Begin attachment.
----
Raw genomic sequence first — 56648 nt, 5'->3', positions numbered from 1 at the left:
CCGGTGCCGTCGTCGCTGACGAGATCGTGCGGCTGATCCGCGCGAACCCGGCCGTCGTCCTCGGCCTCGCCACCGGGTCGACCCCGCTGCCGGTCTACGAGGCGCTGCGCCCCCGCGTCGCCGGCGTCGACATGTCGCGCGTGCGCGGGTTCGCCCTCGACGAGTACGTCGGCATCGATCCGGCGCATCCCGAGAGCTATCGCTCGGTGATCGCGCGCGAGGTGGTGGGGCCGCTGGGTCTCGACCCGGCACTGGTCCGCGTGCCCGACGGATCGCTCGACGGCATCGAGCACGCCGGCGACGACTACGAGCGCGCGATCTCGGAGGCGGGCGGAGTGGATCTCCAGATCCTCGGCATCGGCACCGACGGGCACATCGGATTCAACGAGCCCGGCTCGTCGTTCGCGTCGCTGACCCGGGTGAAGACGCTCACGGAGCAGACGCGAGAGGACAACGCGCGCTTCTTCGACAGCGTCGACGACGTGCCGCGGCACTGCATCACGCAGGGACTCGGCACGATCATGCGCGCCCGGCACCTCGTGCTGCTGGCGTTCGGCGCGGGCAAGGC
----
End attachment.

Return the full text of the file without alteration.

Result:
Raw genomic sequence first — 56648 nt, 5'->3', positions numbered from 1 at the left:
CCGGTGCCGTCGTCGCTGACGAGATCGTGCGGCTGATCCGCGCGAACCCGGCCGTCGTCCTCGGCCTCGCCACCGGGTCGACCCCGCTGCCGGTCTACGAGGCGCTGCGCCCCCGCGTCGCCGGCGTCGACATGTCGCGCGTGCGCGGGTTCGCCCTCGACGAGTACGTCGGCATCGATCCGGCGCATCCCGAGAGCTATCGCTCGGTGATCGCGCGCGAGGTGGTGGGGCCGCTGGGTCTCGACCCGGCACTGGTCCGCGTGCCCGACGGATCGCTCGACGGCATCGAGCACGCCGGCGACGACTACGAGCGCGCGATCTCGGAGGCGGGCGGAGTGGATCTCCAGATCCTCGGCATCGGCACCGACGGGCACATCGGATTCAACGAGCCCGGCTCGTCGTTCGCGTCGCTGACCCGGGTGAAGACGCTCACGGAGCAGACGCGAGAGGACAACGCGCGCTTCTTCGACAGCGTCGACGACGTGCCGCGGCACTGCATCACGCAGGGACTCGGCACGATCATGCGCGCCCGGCACCTCGTGCTGCTGGCGTTCGGCGCGGGCAAGGC